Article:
â€œThereâ€™s no photos allowed, sir.â€ At first Iâ€™m insulted, and then I realize that Iâ€™m the one that has crossed the line. Of course, there wouldnâ€™t be photos allowed at The Polo Bar. Not because the restaurant has anything to hide, but because the mere sight of a cell phone might upset the meticulous atmosphere at Ralph Laurenâ€™s time warp in the form of a Fifth Avenue dining room.
You see, The Polo Bar is not a restaurant from 2015. It is a restaurant from 1985. Ralph Lauren’s first New York restaurant is not a place for cell phones, or Instagrams, or status updates. Nor is it a restaurant for small portions, or chopped salads, or juice cleanses. It is maximal dining. The bacon topped burgers are as thick as the plaid pillows which sit upon the even larger leather banquettes. The perpendicular wood paneling is as dense as the steak-cut fries – which naturally are served in a silver bucket. The caramelized onion popovers are as golden brown as the horses, which are depicted over and over in the innumerable equestrian paintings which line the dining room. The cocktails are as neatly arranged as the antique mallets which hang, as if in a Greenwich mudroom, next to the coat check.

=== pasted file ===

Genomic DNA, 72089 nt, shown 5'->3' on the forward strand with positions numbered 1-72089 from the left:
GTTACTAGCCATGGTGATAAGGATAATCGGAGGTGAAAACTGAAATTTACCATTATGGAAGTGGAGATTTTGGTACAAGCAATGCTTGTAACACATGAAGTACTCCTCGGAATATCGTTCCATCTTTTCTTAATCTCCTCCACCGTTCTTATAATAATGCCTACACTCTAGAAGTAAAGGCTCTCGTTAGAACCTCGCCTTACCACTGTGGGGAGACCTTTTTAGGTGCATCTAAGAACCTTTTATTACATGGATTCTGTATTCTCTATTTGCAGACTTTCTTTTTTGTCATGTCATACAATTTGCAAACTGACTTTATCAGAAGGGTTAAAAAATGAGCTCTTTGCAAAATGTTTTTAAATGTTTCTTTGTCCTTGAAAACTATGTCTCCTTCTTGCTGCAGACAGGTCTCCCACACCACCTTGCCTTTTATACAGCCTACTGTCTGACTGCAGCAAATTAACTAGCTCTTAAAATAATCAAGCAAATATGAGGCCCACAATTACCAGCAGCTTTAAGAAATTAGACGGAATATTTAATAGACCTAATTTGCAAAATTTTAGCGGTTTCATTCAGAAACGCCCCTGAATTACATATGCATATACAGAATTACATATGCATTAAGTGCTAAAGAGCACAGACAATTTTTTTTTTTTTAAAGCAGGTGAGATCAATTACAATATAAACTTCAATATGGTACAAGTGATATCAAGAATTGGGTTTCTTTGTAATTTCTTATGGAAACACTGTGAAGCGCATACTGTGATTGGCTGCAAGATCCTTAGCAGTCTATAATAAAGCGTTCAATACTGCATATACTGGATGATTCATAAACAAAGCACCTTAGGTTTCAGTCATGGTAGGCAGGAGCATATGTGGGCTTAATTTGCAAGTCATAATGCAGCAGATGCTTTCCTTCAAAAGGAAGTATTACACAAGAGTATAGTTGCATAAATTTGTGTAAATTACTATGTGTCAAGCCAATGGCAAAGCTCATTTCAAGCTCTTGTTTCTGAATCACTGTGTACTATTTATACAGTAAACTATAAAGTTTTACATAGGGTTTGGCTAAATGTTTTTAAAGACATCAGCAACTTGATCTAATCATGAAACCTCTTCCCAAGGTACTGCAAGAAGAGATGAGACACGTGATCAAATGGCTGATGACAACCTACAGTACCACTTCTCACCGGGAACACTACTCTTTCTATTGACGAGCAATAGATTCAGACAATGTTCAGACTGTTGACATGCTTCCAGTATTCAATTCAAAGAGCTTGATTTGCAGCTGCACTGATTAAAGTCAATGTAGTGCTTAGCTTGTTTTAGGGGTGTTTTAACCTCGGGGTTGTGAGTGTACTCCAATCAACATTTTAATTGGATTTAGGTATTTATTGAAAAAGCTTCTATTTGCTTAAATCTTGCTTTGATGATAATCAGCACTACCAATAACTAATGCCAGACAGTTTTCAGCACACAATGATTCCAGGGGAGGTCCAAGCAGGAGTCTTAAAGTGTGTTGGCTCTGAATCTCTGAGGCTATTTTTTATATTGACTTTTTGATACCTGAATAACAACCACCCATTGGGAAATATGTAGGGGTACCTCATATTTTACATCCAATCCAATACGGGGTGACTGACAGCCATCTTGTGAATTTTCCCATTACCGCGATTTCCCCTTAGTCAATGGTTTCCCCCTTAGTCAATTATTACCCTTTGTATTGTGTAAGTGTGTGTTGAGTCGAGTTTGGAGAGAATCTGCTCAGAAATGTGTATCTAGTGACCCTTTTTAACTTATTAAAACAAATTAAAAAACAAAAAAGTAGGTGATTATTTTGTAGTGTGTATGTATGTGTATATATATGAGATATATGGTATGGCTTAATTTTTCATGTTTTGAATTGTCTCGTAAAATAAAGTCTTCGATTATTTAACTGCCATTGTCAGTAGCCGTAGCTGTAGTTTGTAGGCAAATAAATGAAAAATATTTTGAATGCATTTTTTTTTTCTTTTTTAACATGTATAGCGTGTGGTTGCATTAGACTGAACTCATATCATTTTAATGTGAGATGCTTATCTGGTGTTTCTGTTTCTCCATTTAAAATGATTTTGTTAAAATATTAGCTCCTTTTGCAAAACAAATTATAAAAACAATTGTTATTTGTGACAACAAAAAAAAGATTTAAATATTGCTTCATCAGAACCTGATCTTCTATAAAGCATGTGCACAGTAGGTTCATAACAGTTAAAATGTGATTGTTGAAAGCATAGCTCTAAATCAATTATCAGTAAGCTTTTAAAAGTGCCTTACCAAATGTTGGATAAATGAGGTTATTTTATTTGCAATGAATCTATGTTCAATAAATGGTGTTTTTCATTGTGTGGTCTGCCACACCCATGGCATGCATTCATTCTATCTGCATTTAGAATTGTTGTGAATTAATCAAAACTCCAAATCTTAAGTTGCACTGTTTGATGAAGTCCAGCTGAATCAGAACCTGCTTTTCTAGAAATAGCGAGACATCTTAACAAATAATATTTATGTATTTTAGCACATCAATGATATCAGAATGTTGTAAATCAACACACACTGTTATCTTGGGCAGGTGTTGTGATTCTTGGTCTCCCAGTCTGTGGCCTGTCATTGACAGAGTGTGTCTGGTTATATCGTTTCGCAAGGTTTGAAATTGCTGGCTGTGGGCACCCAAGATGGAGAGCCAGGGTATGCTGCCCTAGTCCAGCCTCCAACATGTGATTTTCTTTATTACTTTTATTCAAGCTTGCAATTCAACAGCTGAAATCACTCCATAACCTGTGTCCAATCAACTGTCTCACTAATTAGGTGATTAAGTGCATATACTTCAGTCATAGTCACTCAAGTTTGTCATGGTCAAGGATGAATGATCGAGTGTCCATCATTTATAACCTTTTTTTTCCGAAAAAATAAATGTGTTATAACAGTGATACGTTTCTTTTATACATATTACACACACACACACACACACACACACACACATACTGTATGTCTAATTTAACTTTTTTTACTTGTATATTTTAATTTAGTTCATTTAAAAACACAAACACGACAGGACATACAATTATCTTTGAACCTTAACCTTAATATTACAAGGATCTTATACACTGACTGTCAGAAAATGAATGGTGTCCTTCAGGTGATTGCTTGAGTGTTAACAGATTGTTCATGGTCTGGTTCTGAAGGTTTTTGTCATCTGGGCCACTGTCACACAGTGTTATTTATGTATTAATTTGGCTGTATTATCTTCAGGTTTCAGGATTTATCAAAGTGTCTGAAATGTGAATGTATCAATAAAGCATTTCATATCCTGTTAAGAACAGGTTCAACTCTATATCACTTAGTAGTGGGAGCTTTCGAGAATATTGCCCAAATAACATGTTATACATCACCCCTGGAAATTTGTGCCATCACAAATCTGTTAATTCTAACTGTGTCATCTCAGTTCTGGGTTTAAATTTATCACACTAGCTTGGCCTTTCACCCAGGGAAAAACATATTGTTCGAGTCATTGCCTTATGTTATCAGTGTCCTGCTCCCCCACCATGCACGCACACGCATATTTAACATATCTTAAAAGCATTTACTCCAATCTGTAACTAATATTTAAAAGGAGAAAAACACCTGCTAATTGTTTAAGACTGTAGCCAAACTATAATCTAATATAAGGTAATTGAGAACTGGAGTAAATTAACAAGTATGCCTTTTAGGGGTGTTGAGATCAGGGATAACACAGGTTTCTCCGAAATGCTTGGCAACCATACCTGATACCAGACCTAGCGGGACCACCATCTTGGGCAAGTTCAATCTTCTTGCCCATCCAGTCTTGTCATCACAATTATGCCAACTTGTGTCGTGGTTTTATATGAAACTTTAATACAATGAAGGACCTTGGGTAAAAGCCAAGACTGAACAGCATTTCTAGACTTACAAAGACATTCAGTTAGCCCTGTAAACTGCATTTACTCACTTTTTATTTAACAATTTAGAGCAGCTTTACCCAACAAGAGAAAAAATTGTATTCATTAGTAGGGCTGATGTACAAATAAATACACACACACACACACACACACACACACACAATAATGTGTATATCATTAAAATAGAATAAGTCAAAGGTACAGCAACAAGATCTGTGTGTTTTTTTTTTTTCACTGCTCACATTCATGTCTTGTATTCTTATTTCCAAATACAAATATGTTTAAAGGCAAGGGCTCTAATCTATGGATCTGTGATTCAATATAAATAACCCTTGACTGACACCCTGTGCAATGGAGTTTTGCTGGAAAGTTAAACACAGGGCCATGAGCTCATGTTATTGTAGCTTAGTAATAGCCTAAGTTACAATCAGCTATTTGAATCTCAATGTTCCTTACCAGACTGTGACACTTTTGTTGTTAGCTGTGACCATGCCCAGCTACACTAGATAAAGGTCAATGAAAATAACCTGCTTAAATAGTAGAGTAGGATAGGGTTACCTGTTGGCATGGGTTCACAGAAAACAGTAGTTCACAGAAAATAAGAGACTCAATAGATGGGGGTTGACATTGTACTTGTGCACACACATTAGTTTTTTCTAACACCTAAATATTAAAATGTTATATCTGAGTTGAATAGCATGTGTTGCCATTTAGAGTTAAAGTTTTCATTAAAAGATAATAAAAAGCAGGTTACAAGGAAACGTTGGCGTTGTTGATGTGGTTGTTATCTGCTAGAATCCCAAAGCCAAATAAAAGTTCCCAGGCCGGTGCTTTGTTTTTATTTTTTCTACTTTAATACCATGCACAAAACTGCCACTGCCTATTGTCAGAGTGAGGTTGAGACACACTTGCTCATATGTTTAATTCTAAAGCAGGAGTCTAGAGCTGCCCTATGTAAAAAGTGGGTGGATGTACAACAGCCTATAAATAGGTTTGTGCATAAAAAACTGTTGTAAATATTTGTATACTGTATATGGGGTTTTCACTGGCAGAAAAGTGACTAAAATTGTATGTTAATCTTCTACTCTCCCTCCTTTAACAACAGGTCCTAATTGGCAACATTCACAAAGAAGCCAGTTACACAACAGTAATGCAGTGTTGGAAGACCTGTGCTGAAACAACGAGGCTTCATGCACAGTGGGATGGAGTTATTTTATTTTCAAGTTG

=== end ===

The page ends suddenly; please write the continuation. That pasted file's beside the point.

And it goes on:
The Polo Bar is not a Polo photo shoot come to life. It is a trip back to the era that inspired the Polo aesthetic to begin with.
That the restaurant is located underground, beneath Poloâ€™s recently opened Midtown flagship, is no coincidence. It is a buried time capsule that you can actually step into. If youâ€™re fortunate enough to get a reservation that is. Had The Polo Bar had existed in 1987, Bud Fox and Gordon Gekko wouldâ€™ve eaten there instead of the 21 Club. The attentive service, the Polo coat wearing doorman, the oversize dishes, the country-club setting, it is all a throwback to the days when a manâ€™s suit was as broad as his expensive account.
They even let you take your own photos now. If you can snag a reservation that is.